However you may still want to consider a supplement, for the following reasons:

If you are vegan it can be hard to get adequate levels of B12 through food – in fact some argue it’s impossible.

If you have been on the contraceptive pill you might want to take folate – since oral contraceptives interfere with folate metabolism. In addition, a common gene mutation means many people cannot convert food folate into the usable methyl form.

Going supplement shopping? Here’s your crib sheet:


Look for supplements that contain methyl folate ie 5-methyltetrahydrofolate or 5-MTHF. Such as Methyl-Pro5-MTHF Extrafolate-S® 5mg.

Avoid products that say ‘folic acid’ – most multivitamins contain this synthetic form, which has been linked to cancer. In the US, rates of colorectal cancer began to increase in 1996 and the same happened in Canada in 1998 following folic acid fortification of foods.


Look for supplements that contain methyl cobalamin. Such as Better You Boost B12 Oral Spray.

Avoid products containing cyanocobalamin, which is found in 99 per cent of the vitamins on the market containing B12.

Not only does cyanocobalamin contain cyanide, but it is made from recovered activated sewage sludge or ‘produced through total chemical synthesis’ according to health researcher Sayer Ji from GreenMedInfo.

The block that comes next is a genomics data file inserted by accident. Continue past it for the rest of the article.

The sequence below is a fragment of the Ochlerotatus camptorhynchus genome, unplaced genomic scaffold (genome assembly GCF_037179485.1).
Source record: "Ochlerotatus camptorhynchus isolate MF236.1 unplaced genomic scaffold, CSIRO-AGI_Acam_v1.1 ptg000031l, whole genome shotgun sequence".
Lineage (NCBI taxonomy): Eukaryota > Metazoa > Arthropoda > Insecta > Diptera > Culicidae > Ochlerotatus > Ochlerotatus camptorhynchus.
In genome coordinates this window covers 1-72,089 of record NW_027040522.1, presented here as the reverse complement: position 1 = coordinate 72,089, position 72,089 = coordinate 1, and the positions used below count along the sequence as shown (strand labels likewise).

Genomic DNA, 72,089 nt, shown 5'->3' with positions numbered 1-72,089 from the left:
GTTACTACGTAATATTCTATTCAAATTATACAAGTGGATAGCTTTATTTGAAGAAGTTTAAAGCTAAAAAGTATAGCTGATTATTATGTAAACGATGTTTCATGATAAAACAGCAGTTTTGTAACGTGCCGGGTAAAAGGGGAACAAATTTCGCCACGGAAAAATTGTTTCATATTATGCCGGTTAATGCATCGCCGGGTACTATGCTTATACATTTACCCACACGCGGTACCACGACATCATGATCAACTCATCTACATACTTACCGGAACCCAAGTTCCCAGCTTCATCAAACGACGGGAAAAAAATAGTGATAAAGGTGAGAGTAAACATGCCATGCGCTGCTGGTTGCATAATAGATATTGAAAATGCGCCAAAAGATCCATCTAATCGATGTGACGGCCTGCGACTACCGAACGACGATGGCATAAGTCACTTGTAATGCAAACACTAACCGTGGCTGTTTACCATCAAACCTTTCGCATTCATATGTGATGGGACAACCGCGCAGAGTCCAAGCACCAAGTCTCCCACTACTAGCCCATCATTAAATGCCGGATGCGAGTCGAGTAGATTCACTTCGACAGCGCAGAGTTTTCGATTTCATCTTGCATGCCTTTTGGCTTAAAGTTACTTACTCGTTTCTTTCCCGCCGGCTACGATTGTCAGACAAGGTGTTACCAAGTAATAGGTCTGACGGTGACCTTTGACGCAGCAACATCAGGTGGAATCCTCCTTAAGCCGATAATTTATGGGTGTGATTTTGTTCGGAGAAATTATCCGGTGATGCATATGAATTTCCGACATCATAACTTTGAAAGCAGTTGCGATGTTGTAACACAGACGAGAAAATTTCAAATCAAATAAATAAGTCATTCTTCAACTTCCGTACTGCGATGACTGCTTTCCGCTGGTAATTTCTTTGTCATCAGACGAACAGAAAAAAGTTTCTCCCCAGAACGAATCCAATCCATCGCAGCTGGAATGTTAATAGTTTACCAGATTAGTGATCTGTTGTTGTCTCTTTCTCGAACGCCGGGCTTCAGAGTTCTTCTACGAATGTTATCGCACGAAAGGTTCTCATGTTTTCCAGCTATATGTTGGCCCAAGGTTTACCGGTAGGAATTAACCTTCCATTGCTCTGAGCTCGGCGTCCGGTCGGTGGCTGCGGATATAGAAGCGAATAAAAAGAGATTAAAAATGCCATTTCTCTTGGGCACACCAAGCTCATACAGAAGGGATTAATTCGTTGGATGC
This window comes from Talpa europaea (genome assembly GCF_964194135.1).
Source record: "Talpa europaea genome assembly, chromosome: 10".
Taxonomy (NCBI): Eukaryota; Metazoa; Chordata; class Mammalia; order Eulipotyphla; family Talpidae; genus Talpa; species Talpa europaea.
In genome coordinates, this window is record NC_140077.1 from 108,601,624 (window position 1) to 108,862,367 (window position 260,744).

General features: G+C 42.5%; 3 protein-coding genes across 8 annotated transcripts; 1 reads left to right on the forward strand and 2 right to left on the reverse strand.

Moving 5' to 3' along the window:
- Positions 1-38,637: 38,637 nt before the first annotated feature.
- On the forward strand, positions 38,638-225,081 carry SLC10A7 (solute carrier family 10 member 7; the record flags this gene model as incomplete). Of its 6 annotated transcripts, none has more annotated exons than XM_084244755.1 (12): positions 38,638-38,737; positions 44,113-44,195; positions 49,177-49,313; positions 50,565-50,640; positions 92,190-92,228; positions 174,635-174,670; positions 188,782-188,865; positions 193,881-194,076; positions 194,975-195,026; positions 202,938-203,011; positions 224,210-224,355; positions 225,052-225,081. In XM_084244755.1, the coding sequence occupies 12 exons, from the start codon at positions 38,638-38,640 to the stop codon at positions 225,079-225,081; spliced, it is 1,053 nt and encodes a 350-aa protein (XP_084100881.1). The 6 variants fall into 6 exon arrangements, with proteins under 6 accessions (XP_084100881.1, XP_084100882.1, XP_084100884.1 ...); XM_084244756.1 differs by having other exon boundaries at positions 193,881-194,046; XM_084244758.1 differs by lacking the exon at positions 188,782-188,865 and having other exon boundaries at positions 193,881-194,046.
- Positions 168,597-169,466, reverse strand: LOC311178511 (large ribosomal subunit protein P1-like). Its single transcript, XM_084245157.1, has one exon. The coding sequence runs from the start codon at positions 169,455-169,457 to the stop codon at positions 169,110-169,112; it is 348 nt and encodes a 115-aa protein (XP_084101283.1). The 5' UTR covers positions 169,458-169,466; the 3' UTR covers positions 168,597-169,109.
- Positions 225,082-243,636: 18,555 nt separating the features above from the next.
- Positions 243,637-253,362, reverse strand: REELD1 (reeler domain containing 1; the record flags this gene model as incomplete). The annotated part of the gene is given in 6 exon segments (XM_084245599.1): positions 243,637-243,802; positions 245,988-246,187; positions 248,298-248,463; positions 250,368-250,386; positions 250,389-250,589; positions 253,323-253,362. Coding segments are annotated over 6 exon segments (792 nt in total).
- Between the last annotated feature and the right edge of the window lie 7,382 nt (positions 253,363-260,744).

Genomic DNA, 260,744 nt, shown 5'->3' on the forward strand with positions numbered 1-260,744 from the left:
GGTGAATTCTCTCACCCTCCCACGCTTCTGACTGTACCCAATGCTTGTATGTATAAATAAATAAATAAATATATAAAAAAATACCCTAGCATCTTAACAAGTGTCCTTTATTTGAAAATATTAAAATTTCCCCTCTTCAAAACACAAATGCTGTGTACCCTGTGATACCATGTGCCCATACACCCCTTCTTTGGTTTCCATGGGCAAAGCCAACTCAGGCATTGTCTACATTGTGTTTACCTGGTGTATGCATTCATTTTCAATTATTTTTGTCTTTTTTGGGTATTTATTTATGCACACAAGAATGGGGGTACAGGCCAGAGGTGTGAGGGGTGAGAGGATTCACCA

In addition, a study published in 1997 in the journal Blood, found that cyanocobalamin ‘antagonizes vitamin B12 in vitro and causes cell death from methionine deficiency.’

Bottom line, you’ll feel better with methyl vitamins according to a growing number of holistic physicians. Dr. Richard Moore is one of them. At his clinic in Bondi Juntion Sydney, he offers a range of intravenous nutrition including methyl B12 shots: ‘The methyl group of vitamins are necessary for serotonin production – the feel good hormone – so sometimes B12 can really help people with mood issues.’

Research is increasingly showing that diet is intimately linked with our mental health – probiotics being hailed as the new Prozac is a case in point – but it’s also true that our mental state affects our biochemistry. For instance when we’re stressed we burn through C and B vitamins as well as selenium and essential fatty acids.

That’s why as a health coach I look beyond food: sometimes I’m there to talk supplements other times it’s stress – I will work with a client to identify triggers and find strategies to help them manage fist-bighting situations better.

That in turn can help with everything from losing weight and balancing hormones, to boosting immunity and slowing hair loss.

For a short time only – until the end of this year – I have dropped my health coaching prices. If you are interested in booking a session with me, you can find out more here


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Laura Bond is a journalist, author and Nutritional Therapist. She specialises in helping clients beat stress, reduce their toxic load and prepare their bodies for babies. To find out more, click here.

2 Responses to B Vitamins and Methylation

  1. Pingback: Meat, as bad as Cigarettes? | Laura Bond - Health Coach, Freelance Writer, and author of Mum's Not Having Chemo